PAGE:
On Monday, amid the Urban Meyer press conference announcing his hiring at Ohio State, Penn State announced via a press release that it had formed a six-member search committee headed by acting athletic director David Joyner and charged with finding a permanent replacement for the legendary Joe Paterno.
Apparently, a coach known more recently for his Southern exploits but with extensive ties to the Northeast and Midwest has emerged as one of the leading, if not the leading, early contenders.
Dan Mullen‘s name has been floating around the vast expanses of the Internet the past several days as a possibility for Happy Valley. Tuesday, ESPN.com‘s Joe Schad, citing an unnamed source, writes that the current Mississippi State head coach “is at the forefront of the Nittany Lions’ list of candidates.”
While at first blush the names “Mullen” and “Penn State” don’t exactly appear to belong in the same sentence given his recent SEC past, Adam Rittenberg of ESPN.com‘s Big Ten blog has compiled a solid mini-biography of Mullen’s past that shows deep roots in and around the area. When viewed through the following prism, Mullen makes a whole heck of a lot of sense, actually.
Mullen is interesting because he was born in Philadelphia, grew up in New Hampshire and attended Ursinus College in Collegeville, Pa. He has coached in the Northeast and Midwest at places like Wagner, Columbia, Syracuse, Notre Dame and Bowling Green. Even though he has spent the past seven years in SEC country at Florida and Mississippi State, he knows the region around Penn State.
When asked about the reports linking him to other jobs, Mullen had the expected response.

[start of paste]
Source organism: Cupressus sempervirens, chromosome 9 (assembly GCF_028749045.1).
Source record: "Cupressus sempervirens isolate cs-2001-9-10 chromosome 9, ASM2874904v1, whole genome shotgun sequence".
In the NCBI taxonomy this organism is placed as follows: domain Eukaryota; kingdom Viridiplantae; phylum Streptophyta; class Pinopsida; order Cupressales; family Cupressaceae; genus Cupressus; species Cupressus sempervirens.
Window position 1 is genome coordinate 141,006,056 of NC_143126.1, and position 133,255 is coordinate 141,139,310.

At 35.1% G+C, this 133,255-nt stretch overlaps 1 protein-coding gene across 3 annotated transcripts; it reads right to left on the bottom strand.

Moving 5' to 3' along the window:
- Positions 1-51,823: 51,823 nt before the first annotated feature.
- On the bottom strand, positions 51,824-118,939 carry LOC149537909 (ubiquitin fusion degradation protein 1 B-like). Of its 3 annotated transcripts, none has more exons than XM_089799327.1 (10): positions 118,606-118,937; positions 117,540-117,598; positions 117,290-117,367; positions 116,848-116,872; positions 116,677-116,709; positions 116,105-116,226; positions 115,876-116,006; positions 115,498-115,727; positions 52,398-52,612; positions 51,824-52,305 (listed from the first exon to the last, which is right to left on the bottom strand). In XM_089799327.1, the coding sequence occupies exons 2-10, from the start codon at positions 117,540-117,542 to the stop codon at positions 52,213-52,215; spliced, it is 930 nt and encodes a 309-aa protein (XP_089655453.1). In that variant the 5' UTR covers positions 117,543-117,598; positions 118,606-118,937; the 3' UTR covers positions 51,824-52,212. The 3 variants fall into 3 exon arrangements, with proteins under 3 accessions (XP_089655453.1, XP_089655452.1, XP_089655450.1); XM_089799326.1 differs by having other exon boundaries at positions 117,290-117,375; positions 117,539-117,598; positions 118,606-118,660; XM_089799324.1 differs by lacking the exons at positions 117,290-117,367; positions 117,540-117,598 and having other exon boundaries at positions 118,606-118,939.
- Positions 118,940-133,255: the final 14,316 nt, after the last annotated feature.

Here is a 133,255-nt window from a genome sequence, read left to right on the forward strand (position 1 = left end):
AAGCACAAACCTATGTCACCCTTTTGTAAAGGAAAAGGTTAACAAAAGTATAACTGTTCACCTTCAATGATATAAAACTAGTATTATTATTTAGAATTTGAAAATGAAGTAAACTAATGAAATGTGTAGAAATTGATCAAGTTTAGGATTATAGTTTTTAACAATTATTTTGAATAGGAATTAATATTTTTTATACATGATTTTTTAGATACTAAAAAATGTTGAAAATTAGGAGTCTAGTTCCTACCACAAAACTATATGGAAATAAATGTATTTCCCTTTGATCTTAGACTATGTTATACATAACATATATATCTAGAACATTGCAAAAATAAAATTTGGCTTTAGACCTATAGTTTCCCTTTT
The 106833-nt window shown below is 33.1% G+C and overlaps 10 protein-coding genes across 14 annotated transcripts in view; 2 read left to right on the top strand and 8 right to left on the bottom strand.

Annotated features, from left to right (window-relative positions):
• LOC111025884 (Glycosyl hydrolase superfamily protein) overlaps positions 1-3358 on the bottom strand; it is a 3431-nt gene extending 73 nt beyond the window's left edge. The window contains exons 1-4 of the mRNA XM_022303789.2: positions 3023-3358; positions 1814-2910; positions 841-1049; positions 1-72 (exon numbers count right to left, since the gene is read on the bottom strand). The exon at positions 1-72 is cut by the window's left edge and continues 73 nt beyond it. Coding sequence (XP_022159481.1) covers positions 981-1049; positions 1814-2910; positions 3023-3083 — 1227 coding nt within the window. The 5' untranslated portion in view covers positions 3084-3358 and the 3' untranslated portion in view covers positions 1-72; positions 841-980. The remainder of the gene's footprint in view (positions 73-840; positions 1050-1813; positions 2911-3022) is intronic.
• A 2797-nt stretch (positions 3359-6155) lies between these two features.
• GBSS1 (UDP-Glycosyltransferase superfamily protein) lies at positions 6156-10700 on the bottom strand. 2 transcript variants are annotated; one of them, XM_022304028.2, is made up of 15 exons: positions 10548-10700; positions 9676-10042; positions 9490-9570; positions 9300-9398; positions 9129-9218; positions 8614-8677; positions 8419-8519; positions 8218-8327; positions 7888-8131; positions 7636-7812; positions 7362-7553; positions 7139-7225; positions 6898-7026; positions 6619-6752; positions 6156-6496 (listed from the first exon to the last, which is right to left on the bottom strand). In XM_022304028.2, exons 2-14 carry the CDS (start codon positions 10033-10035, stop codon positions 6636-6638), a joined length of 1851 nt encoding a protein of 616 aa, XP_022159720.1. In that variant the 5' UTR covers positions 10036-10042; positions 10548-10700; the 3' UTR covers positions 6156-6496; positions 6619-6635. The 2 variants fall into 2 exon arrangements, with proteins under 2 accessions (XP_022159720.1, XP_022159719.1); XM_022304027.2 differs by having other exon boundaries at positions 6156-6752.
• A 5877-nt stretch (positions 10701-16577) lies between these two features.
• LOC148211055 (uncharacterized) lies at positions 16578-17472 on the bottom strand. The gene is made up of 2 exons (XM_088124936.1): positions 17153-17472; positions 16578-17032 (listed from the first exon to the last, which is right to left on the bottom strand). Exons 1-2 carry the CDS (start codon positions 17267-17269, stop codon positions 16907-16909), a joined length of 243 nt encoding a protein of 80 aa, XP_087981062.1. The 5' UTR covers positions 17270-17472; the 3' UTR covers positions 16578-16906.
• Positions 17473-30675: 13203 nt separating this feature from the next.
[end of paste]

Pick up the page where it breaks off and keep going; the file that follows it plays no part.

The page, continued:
“Great. I’m sure I’m on everybody’s (list). Am I right?” Mullen said today. “Every time a job comes open, doesn’t my name come up? So, you know our policy. We talk Mississippi State football. That’s all we ever talk about.”
Of course, the concern for Mullen — or any other candidate for that matter — would be the Jerry Sandusky child-sex scandal that rocked the campus and shook the university to its very core earlier this month. One widely-held school of thought in the immediacy of the sickening revelations and Paterno’s ouster was that the Nittany Lions would have a tough row to hoe in getting a quality replacement. One agent with numerous clients at the collegiate coaching level told me over the weekend, however, that he would not hesitate to send one of his guys to the Nittany Lions, and would in fact encourage him to jump at the opportunity if it were presented.
“The stain, whatever it is, will go away eventually. These kind of jobs rarely come open, and you’d be a real [bad word] agent if you didn’t have one of your guys at least consider it,” the agent, who requested his name not be used, said. “[The scandal is] a consideration, and you’d have to have some protections [built into a contract in case of NCAA sanctions], but it’s still Penn State. You pick up and listen if they call.”
Whether or not Mullen would pick up and listen remains to be seen. If he learned anything from his former boss, who returned to his roots yesterday, it might at least be a consideration.
Speaking of Meyer, a Mullen hiring by Penn State — yes, I fully understand that’s way down the road, if it happens at all — would set up an interesting dynamic in the conference as the Buckeyes and Nittany Lions reside in the same division. An annual matchup of Meyer and his former offensive coordinator would certainly lend itself to some intriguing storylines in the weeks leading into what’s already one of the Big Ten’s marquee games year-in and year-out.